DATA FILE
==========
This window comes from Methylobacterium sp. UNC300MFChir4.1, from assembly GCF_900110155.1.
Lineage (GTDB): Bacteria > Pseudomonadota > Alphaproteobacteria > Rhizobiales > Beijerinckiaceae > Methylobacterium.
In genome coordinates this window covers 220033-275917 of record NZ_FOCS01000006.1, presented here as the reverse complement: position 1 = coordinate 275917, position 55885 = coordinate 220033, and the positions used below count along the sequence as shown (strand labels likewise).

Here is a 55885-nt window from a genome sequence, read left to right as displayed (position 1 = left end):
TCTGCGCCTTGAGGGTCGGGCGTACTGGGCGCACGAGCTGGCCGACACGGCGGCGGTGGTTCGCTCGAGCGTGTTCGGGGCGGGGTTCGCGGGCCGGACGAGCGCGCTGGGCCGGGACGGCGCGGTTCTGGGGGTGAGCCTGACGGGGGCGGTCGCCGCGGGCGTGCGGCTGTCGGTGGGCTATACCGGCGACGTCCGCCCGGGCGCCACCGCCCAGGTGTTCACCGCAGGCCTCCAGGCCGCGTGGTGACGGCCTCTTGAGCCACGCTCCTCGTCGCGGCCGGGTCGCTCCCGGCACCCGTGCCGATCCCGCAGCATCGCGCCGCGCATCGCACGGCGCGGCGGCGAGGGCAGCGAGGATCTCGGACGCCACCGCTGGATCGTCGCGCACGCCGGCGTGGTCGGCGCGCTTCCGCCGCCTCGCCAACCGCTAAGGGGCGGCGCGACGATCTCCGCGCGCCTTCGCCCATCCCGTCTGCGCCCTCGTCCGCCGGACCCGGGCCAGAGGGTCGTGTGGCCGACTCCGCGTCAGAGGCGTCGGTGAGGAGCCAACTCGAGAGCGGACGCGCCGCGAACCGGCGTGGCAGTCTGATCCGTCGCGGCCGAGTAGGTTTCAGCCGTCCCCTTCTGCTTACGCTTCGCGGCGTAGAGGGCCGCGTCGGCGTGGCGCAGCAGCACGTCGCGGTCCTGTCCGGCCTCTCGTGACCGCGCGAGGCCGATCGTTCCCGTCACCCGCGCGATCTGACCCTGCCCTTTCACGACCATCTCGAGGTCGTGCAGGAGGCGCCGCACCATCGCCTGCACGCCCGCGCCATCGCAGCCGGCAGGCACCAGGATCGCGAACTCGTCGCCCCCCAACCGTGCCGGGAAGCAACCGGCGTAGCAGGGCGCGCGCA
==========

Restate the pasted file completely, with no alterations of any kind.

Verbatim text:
This window comes from Methylobacterium sp. UNC300MFChir4.1, from assembly GCF_900110155.1.
Lineage (GTDB): Bacteria > Pseudomonadota > Alphaproteobacteria > Rhizobiales > Beijerinckiaceae > Methylobacterium.
In genome coordinates this window covers 220033-275917 of record NZ_FOCS01000006.1, presented here as the reverse complement: position 1 = coordinate 275917, position 55885 = coordinate 220033, and the positions used below count along the sequence as shown (strand labels likewise).

Here is a 55885-nt window from a genome sequence, read left to right as displayed (position 1 = left end):
TCTGCGCCTTGAGGGTCGGGCGTACTGGGCGCACGAGCTGGCCGACACGGCGGCGGTGGTTCGCTCGAGCGTGTTCGGGGCGGGGTTCGCGGGCCGGACGAGCGCGCTGGGCCGGGACGGCGCGGTTCTGGGGGTGAGCCTGACGGGGGCGGTCGCCGCGGGCGTGCGGCTGTCGGTGGGCTATACCGGCGACGTCCGCCCGGGCGCCACCGCCCAGGTGTTCACCGCAGGCCTCCAGGCCGCGTGGTGACGGCCTCTTGAGCCACGCTCCTCGTCGCGGCCGGGTCGCTCCCGGCACCCGTGCCGATCCCGCAGCATCGCGCCGCGCATCGCACGGCGCGGCGGCGAGGGCAGCGAGGATCTCGGACGCCACCGCTGGATCGTCGCGCACGCCGGCGTGGTCGGCGCGCTTCCGCCGCCTCGCCAACCGCTAAGGGGCGGCGCGACGATCTCCGCGCGCCTTCGCCCATCCCGTCTGCGCCCTCGTCCGCCGGACCCGGGCCAGAGGGTCGTGTGGCCGACTCCGCGTCAGAGGCGTCGGTGAGGAGCCAACTCGAGAGCGGACGCGCCGCGAACCGGCGTGGCAGTCTGATCCGTCGCGGCCGAGTAGGTTTCAGCCGTCCCCTTCTGCTTACGCTTCGCGGCGTAGAGGGCCGCGTCGGCGTGGCGCAGCAGCACGTCGCGGTCCTGTCCGGCCTCTCGTGACCGCGCGAGGCCGATCGTTCCCGTCACCCGCGCGATCTGACCCTGCCCTTTCACGACCATCTCGAGGTCGTGCAGGAGGCGCCGCACCATCGCCTGCACGCCCGCGCCATCGCAGCCGGCAGGCACCAGGATCGCGAACTCGTCGCCCCCCAACCGTGCCGGGAAGCAACCGGCGTAGCAGGGCGCGCGCA